Album Review: The Disparrows ‘Making Others Rich’


Making Others Rich Album Review
By Aaron Binder

For some unfortunate reason there is a whole group of people that, by choice, gleefully declare themselves picky eaters.  What’s worse is they haven’t chosen delicacies or food with complex flavours.  When asked they invariably reply with burgers or meat and potatoes or fries followed by a deadened glaze through eyes that stopped pretending to care about life choices long ago.

Thank fucking Christ that, within reason, being picky about music is absolutely the opposite.  Being discerning about music allows you to understand the intricacies of genres and bands and their influences plus successors.  It allows you to understand the joy of musicianship and, as a listener, come to enjoy the music with greater aplomb.

As a musician, seasoning your music is necessary, it gives depth, flavour and charm to tunes that otherwise might be passable but unforgivably bland as the same burger every night.

Considering The Disparrows album Making Others Rich is much like the aforementioned burger, tantalizingly delicious in thought but prepared with convention and cliche.  The meat of this album has a lot to like but the smell is far better than the taste.  There is nothing to this album that defines it or its owners as interesting people that eat anything more than hamburgers and fries – almost as though they solely intended to engage audiences that had only been pre-approved by a major label exec.

“Make sure it sounds like early Dire Straits mixed with every hook that’s been used to death in pop songs since the 60’s.  Oh and make sure that all the solos and vocals you add in don’t get too hot, we don’t want people feeling things about this music!”  are the marching orders The Disparrows probably received before going into the studio to cook the most technically proficient but uninteresting album of 2014 so far.  While the music itself wouldn’t be a bad choice for party background music, the vocals are painfully under-practiced and sound like a third rate Zac Maloy.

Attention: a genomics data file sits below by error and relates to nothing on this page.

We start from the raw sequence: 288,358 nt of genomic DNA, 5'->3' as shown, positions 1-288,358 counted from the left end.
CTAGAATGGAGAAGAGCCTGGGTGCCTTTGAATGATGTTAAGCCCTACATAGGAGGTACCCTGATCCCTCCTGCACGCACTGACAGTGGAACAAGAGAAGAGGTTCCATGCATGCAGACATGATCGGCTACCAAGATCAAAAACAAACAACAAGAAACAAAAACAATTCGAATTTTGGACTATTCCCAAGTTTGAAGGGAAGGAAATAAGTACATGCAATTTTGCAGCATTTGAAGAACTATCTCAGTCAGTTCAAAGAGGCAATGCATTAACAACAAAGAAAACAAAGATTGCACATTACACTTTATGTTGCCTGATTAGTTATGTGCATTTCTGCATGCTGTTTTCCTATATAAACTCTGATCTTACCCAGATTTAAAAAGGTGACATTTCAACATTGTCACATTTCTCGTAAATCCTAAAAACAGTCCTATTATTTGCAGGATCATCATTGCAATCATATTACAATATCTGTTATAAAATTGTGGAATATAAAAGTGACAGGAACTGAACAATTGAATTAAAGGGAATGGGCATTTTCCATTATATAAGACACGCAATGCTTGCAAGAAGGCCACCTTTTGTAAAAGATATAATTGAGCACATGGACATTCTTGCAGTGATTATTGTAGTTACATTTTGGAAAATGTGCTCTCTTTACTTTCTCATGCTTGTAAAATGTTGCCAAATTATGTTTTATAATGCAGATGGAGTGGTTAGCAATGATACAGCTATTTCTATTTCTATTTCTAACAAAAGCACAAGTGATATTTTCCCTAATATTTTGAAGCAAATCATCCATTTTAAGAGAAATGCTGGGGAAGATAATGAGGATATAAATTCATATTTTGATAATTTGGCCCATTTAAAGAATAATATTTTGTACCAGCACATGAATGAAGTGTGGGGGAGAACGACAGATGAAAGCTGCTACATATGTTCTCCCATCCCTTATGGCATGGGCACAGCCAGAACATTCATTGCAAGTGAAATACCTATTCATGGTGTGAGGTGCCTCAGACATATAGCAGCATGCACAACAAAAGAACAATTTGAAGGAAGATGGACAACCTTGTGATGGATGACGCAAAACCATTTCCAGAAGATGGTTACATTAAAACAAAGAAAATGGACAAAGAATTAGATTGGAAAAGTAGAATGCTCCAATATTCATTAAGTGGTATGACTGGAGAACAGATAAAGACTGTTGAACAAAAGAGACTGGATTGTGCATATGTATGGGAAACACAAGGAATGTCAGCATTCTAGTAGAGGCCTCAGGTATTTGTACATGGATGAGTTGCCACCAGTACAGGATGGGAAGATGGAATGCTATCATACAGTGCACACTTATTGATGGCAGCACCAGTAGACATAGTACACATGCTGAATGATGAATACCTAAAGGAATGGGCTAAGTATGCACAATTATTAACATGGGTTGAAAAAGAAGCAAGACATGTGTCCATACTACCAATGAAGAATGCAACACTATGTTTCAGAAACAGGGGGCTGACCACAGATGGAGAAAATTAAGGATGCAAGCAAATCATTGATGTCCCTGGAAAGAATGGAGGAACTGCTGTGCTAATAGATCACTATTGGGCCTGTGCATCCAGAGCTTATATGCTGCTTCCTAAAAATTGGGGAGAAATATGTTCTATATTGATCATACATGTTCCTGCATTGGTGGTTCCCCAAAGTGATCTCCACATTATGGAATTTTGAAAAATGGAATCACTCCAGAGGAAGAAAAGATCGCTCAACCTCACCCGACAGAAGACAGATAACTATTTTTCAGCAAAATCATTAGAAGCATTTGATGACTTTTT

The Disparrows sound like a band that has done everything right because they were being told to do so instead of actually trying anything adventurous or risky.  They may feel something about the tunes they’ve written but their distance to any real human being is relative to how much one enjoys accounting, smooth jazz and going out every Thursday at 6 on the dot for date night at Kelsey’s.

It leaves you feeling like you want to rock out but the music steps back from the cliffs’ ledge every time it attempts to jump, unsure about its chute and less sure about the reasons for leaping in the first place.  The Disparrows needed someone in the studio pushing them off that tightly gripped rock and into the great leap that is risky creativity.  They needed someone to tell them it was okay to make music better than okay.  They needed someone to tell them a burger is a burger but the dressings can make it truly exceptional.  They needed someone to tell them not to waste their talent on a middling album that only the most senseless listener will enjoy at exactly 6pm on date night.


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